Federal Estate and Gift Taxes
Economic and Budget Issue Brief
The federal government uses a linked set of taxes on estates, gifts, and generation-skipping transfers to tax transfers of wealth from one generation to the next and to limit the extent to which wealth can be given away during life to avoid taxation at death. Federal taxes on transfers of wealth at death have been enacted in various forms since 1797, initially to raise revenue during crisis or war, and have been modified periodically over time. The United States has collected revenues from the current form of the tax—an estate tax—since 1916. A gift tax, first introduced in 1924, prevents wealthy individuals from avoiding the estate tax by transferring wealth while they are alive.
Federal transfer taxes have historically made up a relatively small share of total federal revenues—accounting for 1 percent to 2 percent of total revenues in most of the past 60 years. The Congressional Budget Office (CBO) projects that, under current law, federal revenues from estate and gift taxes will be $420 billion, or 1.2 percent of total revenues, over the 2010–2019 period.
Since 1977, less than 2 percent of adults who die each year have typically left estates large enough to be taxable. Because of recent increases in the amount of an estate that is exempt from taxation, a relatively small percentage of estates are taxable today. In 2007, 17,400 taxable estate tax returns were filed; most were for deaths in 2006, representing about 0.7 percent of adult deaths in that year. The average tax rate for taxable estates—calculated as the estate tax liability divided by the value of the net taxable estate (the value minus certain deductions, such as charitable bequests and bequests to a spouse)—has remained near 25 percent since the 1940s, even as the share of estates subject to the tax fluctuated because of changes in the value of the effective exemption amount.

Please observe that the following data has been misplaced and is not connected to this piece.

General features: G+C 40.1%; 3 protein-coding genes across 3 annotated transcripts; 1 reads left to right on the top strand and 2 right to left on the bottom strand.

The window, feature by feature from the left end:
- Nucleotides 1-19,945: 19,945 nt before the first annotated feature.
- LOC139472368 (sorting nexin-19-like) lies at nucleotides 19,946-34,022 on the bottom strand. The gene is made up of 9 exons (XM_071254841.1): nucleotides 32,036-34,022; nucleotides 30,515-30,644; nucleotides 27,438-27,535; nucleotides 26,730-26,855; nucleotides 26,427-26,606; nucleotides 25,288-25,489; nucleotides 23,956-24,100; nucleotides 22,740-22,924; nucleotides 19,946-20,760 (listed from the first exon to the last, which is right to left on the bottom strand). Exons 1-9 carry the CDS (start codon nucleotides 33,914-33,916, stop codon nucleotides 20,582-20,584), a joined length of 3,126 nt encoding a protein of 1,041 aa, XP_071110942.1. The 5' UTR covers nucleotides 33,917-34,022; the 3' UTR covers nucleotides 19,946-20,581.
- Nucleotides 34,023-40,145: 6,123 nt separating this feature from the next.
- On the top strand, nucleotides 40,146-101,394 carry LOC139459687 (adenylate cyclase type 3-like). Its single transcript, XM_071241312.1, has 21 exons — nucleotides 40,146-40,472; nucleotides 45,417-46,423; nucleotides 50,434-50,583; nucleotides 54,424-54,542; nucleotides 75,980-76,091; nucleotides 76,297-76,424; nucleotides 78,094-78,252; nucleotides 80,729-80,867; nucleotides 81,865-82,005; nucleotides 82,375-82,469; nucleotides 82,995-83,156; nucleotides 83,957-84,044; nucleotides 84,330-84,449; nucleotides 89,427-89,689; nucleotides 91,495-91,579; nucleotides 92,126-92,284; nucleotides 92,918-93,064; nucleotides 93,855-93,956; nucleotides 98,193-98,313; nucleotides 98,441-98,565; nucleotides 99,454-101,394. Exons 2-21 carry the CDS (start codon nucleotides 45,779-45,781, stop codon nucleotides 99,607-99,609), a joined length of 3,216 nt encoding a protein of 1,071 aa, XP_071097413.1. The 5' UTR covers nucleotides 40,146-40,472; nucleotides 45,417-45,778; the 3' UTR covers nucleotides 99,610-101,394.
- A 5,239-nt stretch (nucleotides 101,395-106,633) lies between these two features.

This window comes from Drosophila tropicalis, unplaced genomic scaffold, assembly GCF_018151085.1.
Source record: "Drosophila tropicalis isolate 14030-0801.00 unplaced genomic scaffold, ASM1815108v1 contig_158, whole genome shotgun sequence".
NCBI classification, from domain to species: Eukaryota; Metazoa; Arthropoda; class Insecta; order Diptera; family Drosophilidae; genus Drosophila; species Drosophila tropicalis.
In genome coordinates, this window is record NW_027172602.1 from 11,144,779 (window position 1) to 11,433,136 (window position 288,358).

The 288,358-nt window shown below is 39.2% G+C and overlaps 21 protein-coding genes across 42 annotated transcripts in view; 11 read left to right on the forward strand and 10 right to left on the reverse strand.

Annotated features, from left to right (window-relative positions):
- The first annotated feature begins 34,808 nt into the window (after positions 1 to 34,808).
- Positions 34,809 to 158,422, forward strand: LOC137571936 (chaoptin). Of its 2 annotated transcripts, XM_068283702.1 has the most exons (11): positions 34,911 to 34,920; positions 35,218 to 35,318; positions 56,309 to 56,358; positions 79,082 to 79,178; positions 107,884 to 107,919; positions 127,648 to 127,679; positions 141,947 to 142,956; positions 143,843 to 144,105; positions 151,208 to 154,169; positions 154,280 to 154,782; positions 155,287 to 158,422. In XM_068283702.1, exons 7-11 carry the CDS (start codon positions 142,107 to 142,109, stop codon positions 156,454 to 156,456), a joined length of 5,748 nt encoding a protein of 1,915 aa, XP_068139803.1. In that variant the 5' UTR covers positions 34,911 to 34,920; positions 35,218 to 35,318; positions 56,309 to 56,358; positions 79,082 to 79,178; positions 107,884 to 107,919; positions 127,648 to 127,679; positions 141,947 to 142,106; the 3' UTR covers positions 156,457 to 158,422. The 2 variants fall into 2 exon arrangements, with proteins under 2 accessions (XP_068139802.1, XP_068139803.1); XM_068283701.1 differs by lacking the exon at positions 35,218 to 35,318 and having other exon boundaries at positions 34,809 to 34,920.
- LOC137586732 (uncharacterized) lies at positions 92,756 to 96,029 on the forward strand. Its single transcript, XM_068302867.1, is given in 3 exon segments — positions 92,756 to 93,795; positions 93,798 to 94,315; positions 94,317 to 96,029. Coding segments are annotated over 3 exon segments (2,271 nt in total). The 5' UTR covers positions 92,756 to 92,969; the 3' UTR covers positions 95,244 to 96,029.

The Economic Growth and Tax Relief Reconciliation Act of 2001 (EGTRRA) phased out the estate tax beginning in 2001, primarily by increasing the amount of an estate that is exempt from taxation and by reducing the top marginal tax rate (the rate that applies to the last dollar of an estate). Under that law, the effective exemption amount is $3.5 million in 2009, and the top marginal tax rate is 45 percent. In 2010, the estate tax is temporarily repealed. Starting in 2011, the estate tax is reinstated with an effective exemption amount of $1 million and a maximum marginal tax rate of 55 percent (plus a 5 per-cent surtax on taxable transfers between $10.0 million and $17.184 million).
The scheduled repeal of the estate tax in 2010, followed by a reversion to a $1 million effective exemption amount thereafter, has raised interest in modifying the estate tax. Proposals include making permanent the repeal of the estate tax; maintaining the current system of estate taxation, with estates paying tax on amounts exceeding a specified exemption amount; and replacing the estate tax with an inheritance tax. The House of Representatives recently passed legislation (H.R. 4154) that would permanently retain the estate and gift taxes at the parameters in place for 2009.